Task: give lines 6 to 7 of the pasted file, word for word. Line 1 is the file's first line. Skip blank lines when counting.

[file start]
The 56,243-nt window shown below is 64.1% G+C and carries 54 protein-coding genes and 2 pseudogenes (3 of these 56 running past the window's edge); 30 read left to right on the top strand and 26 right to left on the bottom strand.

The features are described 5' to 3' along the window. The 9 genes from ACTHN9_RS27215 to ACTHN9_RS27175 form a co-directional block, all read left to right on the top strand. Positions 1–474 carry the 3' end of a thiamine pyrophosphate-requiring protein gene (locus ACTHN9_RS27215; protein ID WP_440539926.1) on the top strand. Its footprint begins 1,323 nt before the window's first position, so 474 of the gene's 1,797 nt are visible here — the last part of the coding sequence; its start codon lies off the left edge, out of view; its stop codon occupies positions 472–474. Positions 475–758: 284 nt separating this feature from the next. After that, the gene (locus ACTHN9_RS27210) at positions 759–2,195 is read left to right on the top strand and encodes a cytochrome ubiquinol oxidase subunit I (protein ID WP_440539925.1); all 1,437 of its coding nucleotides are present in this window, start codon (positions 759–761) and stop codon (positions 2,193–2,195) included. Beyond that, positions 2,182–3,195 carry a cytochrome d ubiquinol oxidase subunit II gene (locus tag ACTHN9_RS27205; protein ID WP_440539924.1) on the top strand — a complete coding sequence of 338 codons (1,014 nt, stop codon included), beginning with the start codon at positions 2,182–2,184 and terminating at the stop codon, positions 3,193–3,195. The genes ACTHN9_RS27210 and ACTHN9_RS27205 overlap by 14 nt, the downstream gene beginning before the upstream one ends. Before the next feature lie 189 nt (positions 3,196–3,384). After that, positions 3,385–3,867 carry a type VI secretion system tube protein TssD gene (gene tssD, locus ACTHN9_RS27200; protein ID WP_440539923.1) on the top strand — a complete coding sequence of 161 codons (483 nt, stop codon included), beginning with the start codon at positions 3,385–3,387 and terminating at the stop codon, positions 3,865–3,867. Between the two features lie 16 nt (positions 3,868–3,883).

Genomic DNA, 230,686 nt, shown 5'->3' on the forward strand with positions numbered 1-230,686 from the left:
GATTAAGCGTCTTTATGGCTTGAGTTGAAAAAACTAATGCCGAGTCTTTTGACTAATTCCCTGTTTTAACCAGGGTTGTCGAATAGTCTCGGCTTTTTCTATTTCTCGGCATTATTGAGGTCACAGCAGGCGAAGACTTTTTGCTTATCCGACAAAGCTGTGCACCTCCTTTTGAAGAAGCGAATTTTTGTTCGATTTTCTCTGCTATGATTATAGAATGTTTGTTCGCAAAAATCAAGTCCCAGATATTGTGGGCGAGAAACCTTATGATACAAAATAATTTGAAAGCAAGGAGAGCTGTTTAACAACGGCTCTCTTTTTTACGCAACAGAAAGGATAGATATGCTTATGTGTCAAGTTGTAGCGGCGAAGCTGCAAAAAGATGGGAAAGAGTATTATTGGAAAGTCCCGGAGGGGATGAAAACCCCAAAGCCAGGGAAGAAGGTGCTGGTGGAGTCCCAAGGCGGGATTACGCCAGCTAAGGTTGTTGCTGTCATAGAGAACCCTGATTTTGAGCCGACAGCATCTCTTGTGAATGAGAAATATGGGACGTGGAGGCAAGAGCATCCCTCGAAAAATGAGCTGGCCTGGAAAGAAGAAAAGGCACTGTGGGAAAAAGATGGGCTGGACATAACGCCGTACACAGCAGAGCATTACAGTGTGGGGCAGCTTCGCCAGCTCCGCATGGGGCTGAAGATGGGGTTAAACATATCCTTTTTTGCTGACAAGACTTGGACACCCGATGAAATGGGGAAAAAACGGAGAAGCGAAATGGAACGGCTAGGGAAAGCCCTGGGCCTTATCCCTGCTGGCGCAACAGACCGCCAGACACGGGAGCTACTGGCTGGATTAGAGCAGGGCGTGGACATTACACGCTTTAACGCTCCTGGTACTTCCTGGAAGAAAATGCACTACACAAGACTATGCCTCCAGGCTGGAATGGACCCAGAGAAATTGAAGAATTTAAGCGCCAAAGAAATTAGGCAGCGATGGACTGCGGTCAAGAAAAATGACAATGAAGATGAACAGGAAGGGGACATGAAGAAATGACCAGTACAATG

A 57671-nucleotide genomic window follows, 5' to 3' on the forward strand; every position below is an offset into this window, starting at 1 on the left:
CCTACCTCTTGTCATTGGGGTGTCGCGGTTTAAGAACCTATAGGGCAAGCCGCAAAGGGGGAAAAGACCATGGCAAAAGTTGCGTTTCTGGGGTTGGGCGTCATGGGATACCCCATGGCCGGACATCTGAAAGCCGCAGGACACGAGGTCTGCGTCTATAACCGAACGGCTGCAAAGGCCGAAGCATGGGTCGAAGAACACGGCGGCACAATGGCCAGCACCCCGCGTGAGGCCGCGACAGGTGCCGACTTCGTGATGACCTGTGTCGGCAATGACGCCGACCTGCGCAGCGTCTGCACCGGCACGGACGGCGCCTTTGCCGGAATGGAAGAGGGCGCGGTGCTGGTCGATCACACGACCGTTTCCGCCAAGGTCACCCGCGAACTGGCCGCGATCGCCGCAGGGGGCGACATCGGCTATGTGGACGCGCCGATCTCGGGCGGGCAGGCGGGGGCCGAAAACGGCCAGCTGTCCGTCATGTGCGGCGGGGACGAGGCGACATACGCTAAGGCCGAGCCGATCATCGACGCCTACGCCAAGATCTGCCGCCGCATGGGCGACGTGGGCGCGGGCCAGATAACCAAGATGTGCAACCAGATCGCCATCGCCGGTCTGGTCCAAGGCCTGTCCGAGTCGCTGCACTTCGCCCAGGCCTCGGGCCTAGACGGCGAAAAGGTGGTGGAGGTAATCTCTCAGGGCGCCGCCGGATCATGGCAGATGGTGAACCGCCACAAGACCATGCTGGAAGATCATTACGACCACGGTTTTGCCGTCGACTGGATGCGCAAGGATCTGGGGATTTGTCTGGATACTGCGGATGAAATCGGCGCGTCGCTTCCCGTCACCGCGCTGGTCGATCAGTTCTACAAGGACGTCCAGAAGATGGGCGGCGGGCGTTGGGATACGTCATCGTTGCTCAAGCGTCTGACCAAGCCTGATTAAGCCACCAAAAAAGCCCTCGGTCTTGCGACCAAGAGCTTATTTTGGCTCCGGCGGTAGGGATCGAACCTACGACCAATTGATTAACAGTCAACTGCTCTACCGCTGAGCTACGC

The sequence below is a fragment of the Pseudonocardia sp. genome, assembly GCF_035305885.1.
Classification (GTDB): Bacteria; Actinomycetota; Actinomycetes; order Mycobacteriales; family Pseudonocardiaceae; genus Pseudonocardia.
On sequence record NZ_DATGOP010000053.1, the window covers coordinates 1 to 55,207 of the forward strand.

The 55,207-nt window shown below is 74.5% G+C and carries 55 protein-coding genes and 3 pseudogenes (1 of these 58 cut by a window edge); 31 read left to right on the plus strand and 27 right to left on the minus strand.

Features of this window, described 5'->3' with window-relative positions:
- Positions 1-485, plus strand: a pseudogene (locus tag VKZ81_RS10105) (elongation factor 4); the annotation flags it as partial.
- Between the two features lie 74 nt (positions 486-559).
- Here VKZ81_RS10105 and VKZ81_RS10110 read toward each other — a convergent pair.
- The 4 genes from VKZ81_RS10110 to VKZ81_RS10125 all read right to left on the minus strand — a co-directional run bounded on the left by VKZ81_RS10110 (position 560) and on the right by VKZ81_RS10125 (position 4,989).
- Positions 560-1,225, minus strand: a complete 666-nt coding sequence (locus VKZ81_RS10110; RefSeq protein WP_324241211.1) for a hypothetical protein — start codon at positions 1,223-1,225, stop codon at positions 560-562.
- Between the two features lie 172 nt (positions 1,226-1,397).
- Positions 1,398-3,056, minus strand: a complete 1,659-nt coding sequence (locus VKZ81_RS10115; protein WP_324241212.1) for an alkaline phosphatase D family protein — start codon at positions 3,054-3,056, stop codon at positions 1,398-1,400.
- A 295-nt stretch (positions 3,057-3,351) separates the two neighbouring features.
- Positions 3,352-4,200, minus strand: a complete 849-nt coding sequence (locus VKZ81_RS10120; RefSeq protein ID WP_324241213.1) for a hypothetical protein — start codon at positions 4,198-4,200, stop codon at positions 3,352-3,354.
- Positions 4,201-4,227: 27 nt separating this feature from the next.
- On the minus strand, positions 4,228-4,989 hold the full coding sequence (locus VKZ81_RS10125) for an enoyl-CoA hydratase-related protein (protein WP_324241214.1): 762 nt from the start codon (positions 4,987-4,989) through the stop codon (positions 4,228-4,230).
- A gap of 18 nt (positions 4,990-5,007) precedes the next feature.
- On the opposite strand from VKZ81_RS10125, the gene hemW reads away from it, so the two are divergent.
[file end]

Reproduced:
CCTACCTCTTGTCATTGGGGTGTCGCGGTTTAAGAACCTATAGGGCAAGCCGCAAAGGGGGAAAAGACCATGGCAAAAGTTGCGTTTCTGGGGTTGGGCGTCATGGGATACCCCATGGCCGGACATCTGAAAGCCGCAGGACACGAGGTCTGCGTCTATAACCGAACGGCTGCAAAGGCCGAAGCATGGGTCGAAGAACACGGCGGCACAATGGCCAGCACCCCGCGTGAGGCCGCGACAGGTGCCGACTTCGTGATGACCTGTGTCGGCAATGACGCCGACCTGCGCAGCGTCTGCACCGGCACGGACGGCGCCTTTGCCGGAATGGAAGAGGGCGCGGTGCTGGTCGATCACACGACCGTTTCCGCCAAGGTCACCCGCGAACTGGCCGCGATCGCCGCAGGGGGCGACATCGGCTATGTGGACGCGCCGATCTCGGGCGGGCAGGCGGGGGCCGAAAACGGCCAGCTGTCCGTCATGTGCGGCGGGGACGAGGCGACATACGCTAAGGCCGAGCCGATCATCGACGCCTACGCCAAGATCTGCCGCCGCATGGGCGACGTGGGCGCGGGCCAGATAACCAAGATGTGCAACCAGATCGCCATCGCCGGTCTGGTCCAAGGCCTGTCCGAGTCGCTGCACTTCGCCCAGGCCTCGGGCCTAGACGGCGAAAAGGTGGTGGAGGTAATCTCTCAGGGCGCCGCCGGATCATGGCAGATGGTGAACCGCCACAAGACCATGCTGGAAGATCATTACGACCACGGTTTTGCCGTCGACTGGATGCGCAAGGATCTGGGGATTTGTCTGGATACTGCGGATGAAATCGGCGCGTCGCTTCCCGTCACCGCGCTGGTCGATCAGTTCTACAAGGACGTCCAGAAGATGGGCGGCGGGCGTTGGGATACGTCATCGTTGCTCAAGCGTCTGACCAAGCCTGATTAAGCCACCAAAAAAGCCCTCGGTCTTGCGACCAAGAGCTTATTTTGGCTCCGGCGGTAGGGATCGAACCTACGACCAATTGATTAACAGTCAACTGCTCTACCGCTGAGCTACGC

The sequence below is a fragment of the Pseudonocardia sp. genome, assembly GCF_035305885.1.